Those of you who have been through one of my coaching programs know that a big piece of my work involves helping kids to share in the responsibilities that come with family life. Usually I frame this in terms of “chores.” Cleaning a shared space, washing the dishes… yardwork… taking out the garbage… walking the dog, feeding the cat… Chores go beyond just personal self-care, and someone is responsible for getting all this done! And for so many parents, it’s not actually a priority that kids share in this responsibility. Why is this? Here’s what my clients tell me:
- Asking my kids to do chores just makes more work for me.
- I can’t trust my child to do a good job (or, I’m too OCD to let anyone else do anything).
- Our family has so little down time, I don’t want to spend that time doing chores.
- My kid won’t do chores even if I tell him to.
In this newsletter I’m going to tell you why I pay do much attention to chores in my work with families. If you’re interested, in another newsletter I’ll share more about how to actually get your child to do chores – in a way that works for you. But I do want to start with my rationale for really teaching kids to participate in the operations of the household, because I see so many families where this just isn’t happening! Here’s why I think it’s so important for kids to contribute their share of the work:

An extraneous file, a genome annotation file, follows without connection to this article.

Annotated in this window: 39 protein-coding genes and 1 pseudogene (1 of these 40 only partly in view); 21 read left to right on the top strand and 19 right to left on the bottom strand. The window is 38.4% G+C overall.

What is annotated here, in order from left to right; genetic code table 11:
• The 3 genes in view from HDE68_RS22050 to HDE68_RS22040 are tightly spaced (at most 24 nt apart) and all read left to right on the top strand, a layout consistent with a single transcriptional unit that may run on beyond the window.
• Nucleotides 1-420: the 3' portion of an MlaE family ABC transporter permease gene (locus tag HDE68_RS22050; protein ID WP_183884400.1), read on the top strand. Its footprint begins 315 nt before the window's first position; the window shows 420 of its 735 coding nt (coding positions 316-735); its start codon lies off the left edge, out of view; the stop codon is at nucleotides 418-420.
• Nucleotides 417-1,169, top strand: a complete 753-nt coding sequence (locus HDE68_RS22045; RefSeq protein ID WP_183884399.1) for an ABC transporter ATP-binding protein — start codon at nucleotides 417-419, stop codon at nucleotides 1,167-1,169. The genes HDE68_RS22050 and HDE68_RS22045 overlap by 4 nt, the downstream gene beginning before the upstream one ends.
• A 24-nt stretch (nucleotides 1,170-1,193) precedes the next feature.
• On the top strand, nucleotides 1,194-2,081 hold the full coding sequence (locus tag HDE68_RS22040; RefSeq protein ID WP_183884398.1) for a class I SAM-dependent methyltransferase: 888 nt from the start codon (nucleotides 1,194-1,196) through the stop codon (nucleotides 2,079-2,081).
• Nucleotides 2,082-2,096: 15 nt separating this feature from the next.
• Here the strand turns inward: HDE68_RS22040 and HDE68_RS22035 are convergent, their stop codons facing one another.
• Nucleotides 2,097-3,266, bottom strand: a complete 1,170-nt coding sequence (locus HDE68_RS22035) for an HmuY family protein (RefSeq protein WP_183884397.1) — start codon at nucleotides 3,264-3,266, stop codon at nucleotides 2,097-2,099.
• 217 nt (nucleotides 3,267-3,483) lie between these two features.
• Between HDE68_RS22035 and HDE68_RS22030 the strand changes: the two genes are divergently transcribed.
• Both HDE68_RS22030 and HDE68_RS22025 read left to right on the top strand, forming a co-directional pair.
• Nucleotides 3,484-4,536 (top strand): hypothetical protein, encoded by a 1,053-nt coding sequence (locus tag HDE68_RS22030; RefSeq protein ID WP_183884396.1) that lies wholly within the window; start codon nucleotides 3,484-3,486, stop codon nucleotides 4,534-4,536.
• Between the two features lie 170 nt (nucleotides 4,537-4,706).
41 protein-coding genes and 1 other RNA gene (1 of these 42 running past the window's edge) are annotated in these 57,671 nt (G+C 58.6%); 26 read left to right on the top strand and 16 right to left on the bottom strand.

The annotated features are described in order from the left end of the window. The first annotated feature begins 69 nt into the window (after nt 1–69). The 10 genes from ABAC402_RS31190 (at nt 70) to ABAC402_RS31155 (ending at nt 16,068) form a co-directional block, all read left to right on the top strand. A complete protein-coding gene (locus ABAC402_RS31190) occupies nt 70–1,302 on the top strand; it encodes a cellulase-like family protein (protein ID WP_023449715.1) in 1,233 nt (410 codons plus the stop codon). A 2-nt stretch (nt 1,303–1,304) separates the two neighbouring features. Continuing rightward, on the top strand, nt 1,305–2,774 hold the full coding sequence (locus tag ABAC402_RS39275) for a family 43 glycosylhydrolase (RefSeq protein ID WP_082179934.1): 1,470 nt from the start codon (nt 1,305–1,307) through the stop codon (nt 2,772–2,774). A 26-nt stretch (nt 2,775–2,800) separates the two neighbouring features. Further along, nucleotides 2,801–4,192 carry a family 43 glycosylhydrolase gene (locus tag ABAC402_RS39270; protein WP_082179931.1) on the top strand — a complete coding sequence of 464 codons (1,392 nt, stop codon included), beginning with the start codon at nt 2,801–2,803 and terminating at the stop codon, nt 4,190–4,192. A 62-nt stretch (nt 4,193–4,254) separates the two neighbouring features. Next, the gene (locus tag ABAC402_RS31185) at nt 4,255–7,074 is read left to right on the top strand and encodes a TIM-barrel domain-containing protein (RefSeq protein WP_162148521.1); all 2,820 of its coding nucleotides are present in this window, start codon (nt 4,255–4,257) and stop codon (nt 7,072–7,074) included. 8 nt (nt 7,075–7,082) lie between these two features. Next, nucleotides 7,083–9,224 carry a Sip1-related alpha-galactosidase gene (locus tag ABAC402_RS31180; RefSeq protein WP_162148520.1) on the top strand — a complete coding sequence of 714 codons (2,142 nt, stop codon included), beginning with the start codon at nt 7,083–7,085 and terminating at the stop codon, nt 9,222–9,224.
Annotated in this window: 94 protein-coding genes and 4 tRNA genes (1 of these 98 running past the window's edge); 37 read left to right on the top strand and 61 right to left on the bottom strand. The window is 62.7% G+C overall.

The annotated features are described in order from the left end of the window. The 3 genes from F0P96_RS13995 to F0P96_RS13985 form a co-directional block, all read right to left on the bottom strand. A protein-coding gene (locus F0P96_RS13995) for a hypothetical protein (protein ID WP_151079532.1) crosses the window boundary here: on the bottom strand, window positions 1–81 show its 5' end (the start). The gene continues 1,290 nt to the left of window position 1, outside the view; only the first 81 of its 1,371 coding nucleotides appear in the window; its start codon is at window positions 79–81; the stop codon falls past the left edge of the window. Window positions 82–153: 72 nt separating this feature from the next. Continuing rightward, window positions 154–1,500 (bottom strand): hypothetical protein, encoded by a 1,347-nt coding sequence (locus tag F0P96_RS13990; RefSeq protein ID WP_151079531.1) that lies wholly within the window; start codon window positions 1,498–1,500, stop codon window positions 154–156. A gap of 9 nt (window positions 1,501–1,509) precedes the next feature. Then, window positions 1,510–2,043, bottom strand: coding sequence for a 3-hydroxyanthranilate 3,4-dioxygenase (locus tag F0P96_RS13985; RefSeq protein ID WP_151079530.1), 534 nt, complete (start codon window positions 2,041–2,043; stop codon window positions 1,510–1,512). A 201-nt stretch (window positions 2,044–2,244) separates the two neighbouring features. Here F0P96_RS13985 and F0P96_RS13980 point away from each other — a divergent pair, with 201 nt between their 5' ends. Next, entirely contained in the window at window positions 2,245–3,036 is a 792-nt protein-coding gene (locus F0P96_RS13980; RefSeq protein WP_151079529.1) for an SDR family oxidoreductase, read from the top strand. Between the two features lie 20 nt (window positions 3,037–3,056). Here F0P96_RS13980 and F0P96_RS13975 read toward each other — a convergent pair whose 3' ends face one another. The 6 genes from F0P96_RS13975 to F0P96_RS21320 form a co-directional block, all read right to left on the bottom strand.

When kids take part in household operations, whether consciously or not, they see themselves as part of the team. In turn, this teamwork enhances both parents’ and kids’ ability to work well together, to make decisions and solve problems in collaborative, productive ways that ensure that everyone’s needs are met, all with a minimum of strife and bad feeling.
And that’s it! This is why “chores” play such a big role in my work. Yes, I know, chores have a lot of other benefits, too. Kids need a work ethic and they need to know how to wash the bathroom sink. But this is not why I prescribe chores for my kids.
In fact, I prescribe chores because I know without a doubt that when kids share in the responsibility, they become more willing and able to address the problem behavior that brought their parents to me. This is true when the problem is oppositional behavior, and it’s true with other issues too, for example, anxiety, low impulse control, or school problems.
Why and how does this happen? To borrow from both psychology and social psychology, the short answer is this:
Responsibility has a direct impact on group cohesion and self-efficacy.
While there are always exceptions, generally speaking, responsibility enhances one’s self-image, and it also enhances one’s role in life. In part, kids experience responsibility as elevating their position in the family; and when they have responsibility they’re also in a position where the family is depending on them to serve an important function. Social psychologists tell us that group cohesion increases when everyone shares common goals and everyone shares in the effort. In the course of my work with hundreds of kids and families I see this over and over:
In the case of kids who are more oppositional, they become much more open to functioning as team players. In the case of kids who are anxious or otherwise lacking in confidence, responsibility helps them to see themselves as more capable; responsibility raises their self-esteem and increases their sense of self-efficacy.